In Roche v. Worldwide Media, Inc., the United States District Court for the Eastern District of Virginia discussed the issue of personal jurisdiction in the context of cyberspace. The court determined that Worldwide Media's web site was passive and that asserting personal jurisdiction based solely on the maintenance of a web site, without more, would violate the Due Process clause of the Fourteenth Amendment. The Roche decision reaffirmed the Eastern District of Virginia's position on personal jurisdiction in the context of cyberspace. Specifically, this decision applies the logic of the "sliding scale" test borrowed from the United States District Court for the Western District of Pennsylvania and adopted by the Eastern District of Virginia. The "sliding scale" test incorporates the spirit and intent of the International Shoe "minimum contacts" test to address whether the exercise of personal jurisdiction over a defendant based on the operation of a web site alone is consistent with due process.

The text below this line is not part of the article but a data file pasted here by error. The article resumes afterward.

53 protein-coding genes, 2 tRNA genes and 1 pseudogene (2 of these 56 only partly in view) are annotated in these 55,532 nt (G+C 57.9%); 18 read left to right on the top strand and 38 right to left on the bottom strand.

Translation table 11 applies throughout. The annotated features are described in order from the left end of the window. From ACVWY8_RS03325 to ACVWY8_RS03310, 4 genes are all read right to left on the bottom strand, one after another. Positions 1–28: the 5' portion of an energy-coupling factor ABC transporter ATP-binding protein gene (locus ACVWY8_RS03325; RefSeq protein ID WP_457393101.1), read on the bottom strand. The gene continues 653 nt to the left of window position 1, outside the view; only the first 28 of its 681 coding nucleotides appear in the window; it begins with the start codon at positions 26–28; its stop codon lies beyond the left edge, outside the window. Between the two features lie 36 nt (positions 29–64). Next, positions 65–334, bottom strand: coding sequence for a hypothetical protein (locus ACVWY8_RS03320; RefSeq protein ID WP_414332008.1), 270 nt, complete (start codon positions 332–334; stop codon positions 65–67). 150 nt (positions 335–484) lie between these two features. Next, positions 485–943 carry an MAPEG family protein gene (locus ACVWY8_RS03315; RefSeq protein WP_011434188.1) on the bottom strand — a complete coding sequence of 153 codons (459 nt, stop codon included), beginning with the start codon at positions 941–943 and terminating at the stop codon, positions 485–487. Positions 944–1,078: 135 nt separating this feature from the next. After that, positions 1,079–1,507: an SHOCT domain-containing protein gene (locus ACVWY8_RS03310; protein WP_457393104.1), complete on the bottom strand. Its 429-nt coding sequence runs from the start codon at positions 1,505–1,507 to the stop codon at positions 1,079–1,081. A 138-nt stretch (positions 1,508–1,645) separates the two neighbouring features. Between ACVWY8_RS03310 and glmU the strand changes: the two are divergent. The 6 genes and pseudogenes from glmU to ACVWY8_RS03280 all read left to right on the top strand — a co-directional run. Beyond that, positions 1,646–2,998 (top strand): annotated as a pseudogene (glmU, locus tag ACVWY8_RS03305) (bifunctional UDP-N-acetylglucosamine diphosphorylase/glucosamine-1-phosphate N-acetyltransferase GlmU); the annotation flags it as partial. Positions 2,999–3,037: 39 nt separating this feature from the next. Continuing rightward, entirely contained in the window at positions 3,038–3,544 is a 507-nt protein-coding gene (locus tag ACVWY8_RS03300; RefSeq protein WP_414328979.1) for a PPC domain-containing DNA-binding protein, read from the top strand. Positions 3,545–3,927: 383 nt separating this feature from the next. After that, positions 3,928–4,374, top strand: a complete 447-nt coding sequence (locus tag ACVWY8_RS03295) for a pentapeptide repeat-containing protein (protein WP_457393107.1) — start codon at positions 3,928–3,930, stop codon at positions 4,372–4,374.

Roche v. Worldwide Media, Inc.: Evaluating Where Minimum Contacts Meets Cyberspace, 31 Golden Gate U. L. Rev.